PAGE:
In 2016, following successful pilots in Lusaka and Ougadougou, SDI and UCLG-Africa concluded an agreement to expand the Know Your City concept into a Know Your City campaign. Endorsed by Cities Alliance, the campaign is based on protocols co-developed by SDI and UCLG-Africa. The protocols, summarized below, guide the key phases of the campaign.
The key steps in the Know Your City Campaign are:
- Expressions of interest: The city government or organized community forwards expressions of interest to a team of evaluators comprised of city mayors and leaders of organizations of the urban poor.
- A readiness assessment is carried out by SDI and UCLG-Africa with the support of Cities Alliance before the campaign is officially sanctioned.
- Teams are formed comprising the relevant city government line departments and slum community representatives.
- The campaign is launched with a public event providing a platform for all stakeholders to pledge their commitment.
- The actual profiling and mapping is undertaken in all settlements, led by slum communities.
- Data management: Representatives of all stakeholders, especially local authorities and communities, are trained in digital data management, and a Know Your City data management center is set up at the municipal offices.
- Data dissemination: Data is held by communities, local government, UCLG-Africa, and SDI. Data is analyzed, and reports are produced and disseminated.
- Settlement-level and municipal-level forums are convened for the verification of information and its dissemination back to the communities, and to provide input into city development plans.
- A City Fund may be considered to resource the proposed city developments emerging from the campaign.
- • A city-wide federation or network is formed from the grassroots collectives that are activated or identified through the campaign process.
- Peer-to-peer exchanges with national associations of local governments and national federations of slum dwellers are facilitated, as well as participation in strategic global advocacy events that further expand and highlight the value of the KYC campaign.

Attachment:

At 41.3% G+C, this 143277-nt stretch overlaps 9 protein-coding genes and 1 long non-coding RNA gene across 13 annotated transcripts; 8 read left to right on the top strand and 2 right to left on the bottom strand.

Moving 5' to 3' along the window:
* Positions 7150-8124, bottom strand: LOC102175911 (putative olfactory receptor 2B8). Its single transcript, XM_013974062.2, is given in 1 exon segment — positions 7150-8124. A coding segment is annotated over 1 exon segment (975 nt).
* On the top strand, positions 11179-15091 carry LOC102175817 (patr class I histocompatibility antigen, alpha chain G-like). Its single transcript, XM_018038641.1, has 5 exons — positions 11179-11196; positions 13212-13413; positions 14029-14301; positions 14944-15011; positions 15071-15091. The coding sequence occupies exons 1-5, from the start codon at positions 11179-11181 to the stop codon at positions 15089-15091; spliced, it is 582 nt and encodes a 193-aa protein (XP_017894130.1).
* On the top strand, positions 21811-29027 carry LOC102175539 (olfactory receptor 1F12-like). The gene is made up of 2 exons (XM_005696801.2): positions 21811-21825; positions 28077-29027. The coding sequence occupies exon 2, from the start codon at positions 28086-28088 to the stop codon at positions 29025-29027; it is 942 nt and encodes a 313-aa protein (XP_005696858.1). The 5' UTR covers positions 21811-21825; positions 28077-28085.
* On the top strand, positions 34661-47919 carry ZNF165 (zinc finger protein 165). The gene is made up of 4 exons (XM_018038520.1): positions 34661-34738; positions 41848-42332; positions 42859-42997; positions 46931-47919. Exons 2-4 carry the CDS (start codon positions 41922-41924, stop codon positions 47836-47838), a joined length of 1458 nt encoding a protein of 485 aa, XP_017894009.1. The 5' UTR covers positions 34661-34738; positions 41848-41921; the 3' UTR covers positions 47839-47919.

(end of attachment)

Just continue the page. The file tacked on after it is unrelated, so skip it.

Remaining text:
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The design of these campaigns captures the way in which SDI and UCLG-Africa have significantly widened and expanded the Know Your City concept. Know Your City is no longer only a database in which all SDI’s community mapping and profile data is housed. It is a powerful campaign that enables dialogue, collaboration, and the use of rich community data to inform inclusive policies, practices, and investments. Achievements to date indicate that functional relationships between these two most critical role-players set the preconditions for sustainable and secure cities in which all citizens can live safe and productive lives.
Beyond Africa, many other federations in the SDI network have taken up the Know Your City initiative and have built partnerships with their city governments through data collection. As a result, the Know Your City website now houses detailed profile data and survey maps for over 100 cities in Africa, Asia, and Latin America.
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The Know Your City campaign makes a commitment to being pro-poor and offers a challenge to the “smart cities” concept, which tends to place a major emphasis on the use of high-tech and big data to guide choices in the planning and management of cities. By contrast, a Know Your City campaign emphasizes the collaboration of organized communities and local authorities as the cornerstone of planning for inclusive and resilient cities. KYC offers a strategy for harnessing data that is deeply rooted in local knowledge and context, to guide decisions to make cities safe, secure, livable, and attractive to all.
In February, SDI launched a landmark publication titled “Know Your City: Slum Dwellers Count,” showcasing the extraordinary contribution of the Know Your City (KYC) campaign to creating understanding and taking action to reduce urban poverty and exclusion. We are posting a new chapter from the book every week. Enjoy!
Download the full publication here: http://bit.ly/2seRc0x